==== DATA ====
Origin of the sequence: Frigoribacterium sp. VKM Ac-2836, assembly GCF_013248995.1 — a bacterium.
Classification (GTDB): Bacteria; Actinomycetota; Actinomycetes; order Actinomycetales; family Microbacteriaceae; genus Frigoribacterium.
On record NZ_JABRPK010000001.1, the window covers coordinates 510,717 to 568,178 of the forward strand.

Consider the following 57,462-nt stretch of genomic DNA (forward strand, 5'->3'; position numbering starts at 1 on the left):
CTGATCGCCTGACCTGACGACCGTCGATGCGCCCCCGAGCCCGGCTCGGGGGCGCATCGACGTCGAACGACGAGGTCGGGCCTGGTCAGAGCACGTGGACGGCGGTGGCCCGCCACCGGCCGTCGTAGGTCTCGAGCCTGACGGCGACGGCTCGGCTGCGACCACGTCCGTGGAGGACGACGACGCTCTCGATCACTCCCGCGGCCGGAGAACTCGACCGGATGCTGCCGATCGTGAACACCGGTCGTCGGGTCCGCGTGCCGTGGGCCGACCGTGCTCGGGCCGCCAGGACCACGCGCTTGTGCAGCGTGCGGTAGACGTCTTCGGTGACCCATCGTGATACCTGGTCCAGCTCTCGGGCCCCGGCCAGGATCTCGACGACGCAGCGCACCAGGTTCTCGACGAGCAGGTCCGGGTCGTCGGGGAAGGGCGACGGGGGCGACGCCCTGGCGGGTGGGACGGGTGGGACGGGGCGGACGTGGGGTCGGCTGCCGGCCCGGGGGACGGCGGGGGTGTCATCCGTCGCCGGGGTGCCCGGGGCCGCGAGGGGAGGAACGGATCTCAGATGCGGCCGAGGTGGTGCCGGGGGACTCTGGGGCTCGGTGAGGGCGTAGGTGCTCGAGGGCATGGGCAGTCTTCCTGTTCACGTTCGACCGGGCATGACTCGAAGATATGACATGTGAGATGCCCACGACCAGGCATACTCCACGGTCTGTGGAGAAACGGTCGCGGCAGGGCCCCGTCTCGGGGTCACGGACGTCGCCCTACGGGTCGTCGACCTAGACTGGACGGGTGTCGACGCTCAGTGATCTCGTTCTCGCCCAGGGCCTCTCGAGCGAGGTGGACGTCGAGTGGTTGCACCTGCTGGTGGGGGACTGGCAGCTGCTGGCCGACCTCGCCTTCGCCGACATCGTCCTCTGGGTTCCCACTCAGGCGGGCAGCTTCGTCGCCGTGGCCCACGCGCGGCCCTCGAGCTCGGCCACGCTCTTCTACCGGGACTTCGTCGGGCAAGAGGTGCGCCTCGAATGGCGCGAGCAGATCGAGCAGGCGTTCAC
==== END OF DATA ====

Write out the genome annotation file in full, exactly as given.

Origin of the sequence: Frigoribacterium sp. VKM Ac-2836, assembly GCF_013248995.1 — a bacterium.
Classification (GTDB): Bacteria; Actinomycetota; Actinomycetes; order Actinomycetales; family Microbacteriaceae; genus Frigoribacterium.
On record NZ_JABRPK010000001.1, the window covers coordinates 510,717 to 568,178 of the forward strand.

Consider the following 57,462-nt stretch of genomic DNA (forward strand, 5'->3'; position numbering starts at 1 on the left):
CTGATCGCCTGACCTGACGACCGTCGATGCGCCCCCGAGCCCGGCTCGGGGGCGCATCGACGTCGAACGACGAGGTCGGGCCTGGTCAGAGCACGTGGACGGCGGTGGCCCGCCACCGGCCGTCGTAGGTCTCGAGCCTGACGGCGACGGCTCGGCTGCGACCACGTCCGTGGAGGACGACGACGCTCTCGATCACTCCCGCGGCCGGAGAACTCGACCGGATGCTGCCGATCGTGAACACCGGTCGTCGGGTCCGCGTGCCGTGGGCCGACCGTGCTCGGGCCGCCAGGACCACGCGCTTGTGCAGCGTGCGGTAGACGTCTTCGGTGACCCATCGTGATACCTGGTCCAGCTCTCGGGCCCCGGCCAGGATCTCGACGACGCAGCGCACCAGGTTCTCGACGAGCAGGTCCGGGTCGTCGGGGAAGGGCGACGGGGGCGACGCCCTGGCGGGTGGGACGGGTGGGACGGGGCGGACGTGGGGTCGGCTGCCGGCCCGGGGGACGGCGGGGGTGTCATCCGTCGCCGGGGTGCCCGGGGCCGCGAGGGGAGGAACGGATCTCAGATGCGGCCGAGGTGGTGCCGGGGGACTCTGGGGCTCGGTGAGGGCGTAGGTGCTCGAGGGCATGGGCAGTCTTCCTGTTCACGTTCGACCGGGCATGACTCGAAGATATGACATGTGAGATGCCCACGACCAGGCATACTCCACGGTCTGTGGAGAAACGGTCGCGGCAGGGCCCCGTCTCGGGGTCACGGACGTCGCCCTACGGGTCGTCGACCTAGACTGGACGGGTGTCGACGCTCAGTGATCTCGTTCTCGCCCAGGGCCTCTCGAGCGAGGTGGACGTCGAGTGGTTGCACCTGCTGGTGGGGGACTGGCAGCTGCTGGCCGACCTCGCCTTCGCCGACATCGTCCTCTGGGTTCCCACTCAGGCGGGCAGCTTCGTCGCCGTGGCCCACGCGCGGCCCTCGAGCTCGGCCACGCTCTTCTACCGGGACTTCGTCGGGCAAGAGGTGCGCCTCGAATGGCGCGAGCAGATCGAGCAGGCGTTCAC